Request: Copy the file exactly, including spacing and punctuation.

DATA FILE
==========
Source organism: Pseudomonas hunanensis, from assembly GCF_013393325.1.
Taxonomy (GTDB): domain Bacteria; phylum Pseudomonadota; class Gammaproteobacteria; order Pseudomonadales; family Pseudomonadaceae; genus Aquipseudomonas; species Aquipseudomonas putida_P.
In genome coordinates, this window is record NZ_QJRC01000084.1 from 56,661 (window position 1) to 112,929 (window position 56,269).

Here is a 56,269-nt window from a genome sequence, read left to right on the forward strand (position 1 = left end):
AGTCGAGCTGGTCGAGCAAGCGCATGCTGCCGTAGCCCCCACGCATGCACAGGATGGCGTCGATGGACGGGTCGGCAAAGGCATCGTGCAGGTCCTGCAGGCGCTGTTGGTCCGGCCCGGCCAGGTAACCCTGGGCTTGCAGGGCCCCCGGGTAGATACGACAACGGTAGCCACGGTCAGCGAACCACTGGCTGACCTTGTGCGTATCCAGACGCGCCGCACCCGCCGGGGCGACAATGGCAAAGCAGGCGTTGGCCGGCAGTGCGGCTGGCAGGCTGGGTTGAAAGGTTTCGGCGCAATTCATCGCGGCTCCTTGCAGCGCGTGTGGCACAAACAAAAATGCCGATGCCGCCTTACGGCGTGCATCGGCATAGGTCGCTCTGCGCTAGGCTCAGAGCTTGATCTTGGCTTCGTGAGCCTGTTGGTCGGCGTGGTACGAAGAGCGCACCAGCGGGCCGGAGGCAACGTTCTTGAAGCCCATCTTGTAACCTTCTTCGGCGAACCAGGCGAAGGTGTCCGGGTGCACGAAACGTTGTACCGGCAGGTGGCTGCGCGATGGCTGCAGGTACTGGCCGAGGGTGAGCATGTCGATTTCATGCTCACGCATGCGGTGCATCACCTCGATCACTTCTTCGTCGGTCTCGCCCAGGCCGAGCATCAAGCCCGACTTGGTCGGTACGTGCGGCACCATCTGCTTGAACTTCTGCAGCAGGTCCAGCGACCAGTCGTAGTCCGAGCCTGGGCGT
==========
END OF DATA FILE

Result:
Source organism: Pseudomonas hunanensis, from assembly GCF_013393325.1.
Taxonomy (GTDB): domain Bacteria; phylum Pseudomonadota; class Gammaproteobacteria; order Pseudomonadales; family Pseudomonadaceae; genus Aquipseudomonas; species Aquipseudomonas putida_P.
In genome coordinates, this window is record NZ_QJRC01000084.1 from 56,661 (window position 1) to 112,929 (window position 56,269).

Here is a 56,269-nt window from a genome sequence, read left to right on the forward strand (position 1 = left end):
AGTCGAGCTGGTCGAGCAAGCGCATGCTGCCGTAGCCCCCACGCATGCACAGGATGGCGTCGATGGACGGGTCGGCAAAGGCATCGTGCAGGTCCTGCAGGCGCTGTTGGTCCGGCCCGGCCAGGTAACCCTGGGCTTGCAGGGCCCCCGGGTAGATACGACAACGGTAGCCACGGTCAGCGAACCACTGGCTGACCTTGTGCGTATCCAGACGCGCCGCACCCGCCGGGGCGACAATGGCAAAGCAGGCGTTGGCCGGCAGTGCGGCTGGCAGGCTGGGTTGAAAGGTTTCGGCGCAATTCATCGCGGCTCCTTGCAGCGCGTGTGGCACAAACAAAAATGCCGATGCCGCCTTACGGCGTGCATCGGCATAGGTCGCTCTGCGCTAGGCTCAGAGCTTGATCTTGGCTTCGTGAGCCTGTTGGTCGGCGTGGTACGAAGAGCGCACCAGCGGGCCGGAGGCAACGTTCTTGAAGCCCATCTTGTAACCTTCTTCGGCGAACCAGGCGAAGGTGTCCGGGTGCACGAAACGTTGTACCGGCAGGTGGCTGCGCGATGGCTGCAGGTACTGGCCGAGGGTGAGCATGTCGATTTCATGCTCACGCATGCGGTGCATCACCTCGATCACTTCTTCGTCGGTCTCGCCCAGGCCGAGCATCAAGCCCGACTTGGTCGGTACGTGCGGCACCATCTGCTTGAACTTCTGCAGCAGGTCCAGCGACCAGTCGTAGTCCGAGCCTGGGCGT